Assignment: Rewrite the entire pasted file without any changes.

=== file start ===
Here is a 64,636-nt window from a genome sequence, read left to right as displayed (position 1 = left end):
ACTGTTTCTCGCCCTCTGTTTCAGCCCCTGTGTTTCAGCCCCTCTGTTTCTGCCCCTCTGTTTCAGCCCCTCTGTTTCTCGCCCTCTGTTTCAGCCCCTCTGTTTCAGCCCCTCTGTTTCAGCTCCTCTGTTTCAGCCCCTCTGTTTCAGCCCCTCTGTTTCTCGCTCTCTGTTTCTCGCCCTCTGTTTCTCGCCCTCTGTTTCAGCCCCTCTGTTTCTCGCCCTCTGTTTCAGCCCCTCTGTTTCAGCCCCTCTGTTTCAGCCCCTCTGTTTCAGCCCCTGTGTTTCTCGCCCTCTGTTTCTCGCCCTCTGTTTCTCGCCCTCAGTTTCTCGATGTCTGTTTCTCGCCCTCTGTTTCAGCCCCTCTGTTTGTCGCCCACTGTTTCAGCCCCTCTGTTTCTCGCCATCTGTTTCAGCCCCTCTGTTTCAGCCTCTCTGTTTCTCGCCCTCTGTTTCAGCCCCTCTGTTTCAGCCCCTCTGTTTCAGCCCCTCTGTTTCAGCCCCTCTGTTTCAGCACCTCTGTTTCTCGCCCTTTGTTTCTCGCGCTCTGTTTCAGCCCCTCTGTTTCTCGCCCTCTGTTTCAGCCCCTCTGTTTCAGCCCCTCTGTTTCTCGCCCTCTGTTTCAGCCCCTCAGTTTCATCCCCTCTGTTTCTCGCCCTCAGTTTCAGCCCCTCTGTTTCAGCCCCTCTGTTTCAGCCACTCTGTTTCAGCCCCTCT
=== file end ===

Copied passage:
Here is a 64,636-nt window from a genome sequence, read left to right as displayed (position 1 = left end):
ACTGTTTCTCGCCCTCTGTTTCAGCCCCTGTGTTTCAGCCCCTCTGTTTCTGCCCCTCTGTTTCAGCCCCTCTGTTTCTCGCCCTCTGTTTCAGCCCCTCTGTTTCAGCCCCTCTGTTTCAGCTCCTCTGTTTCAGCCCCTCTGTTTCAGCCCCTCTGTTTCTCGCTCTCTGTTTCTCGCCCTCTGTTTCTCGCCCTCTGTTTCAGCCCCTCTGTTTCTCGCCCTCTGTTTCAGCCCCTCTGTTTCAGCCCCTCTGTTTCAGCCCCTCTGTTTCAGCCCCTGTGTTTCTCGCCCTCTGTTTCTCGCCCTCTGTTTCTCGCCCTCAGTTTCTCGATGTCTGTTTCTCGCCCTCTGTTTCAGCCCCTCTGTTTGTCGCCCACTGTTTCAGCCCCTCTGTTTCTCGCCATCTGTTTCAGCCCCTCTGTTTCAGCCTCTCTGTTTCTCGCCCTCTGTTTCAGCCCCTCTGTTTCAGCCCCTCTGTTTCAGCCCCTCTGTTTCAGCCCCTCTGTTTCAGCACCTCTGTTTCTCGCCCTTTGTTTCTCGCGCTCTGTTTCAGCCCCTCTGTTTCTCGCCCTCTGTTTCAGCCCCTCTGTTTCAGCCCCTCTGTTTCTCGCCCTCTGTTTCAGCCCCTCAGTTTCATCCCCTCTGTTTCTCGCCCTCAGTTTCAGCCCCTCTGTTTCAGCCCCTCTGTTTCAGCCACTCTGTTTCAGCCCCTCT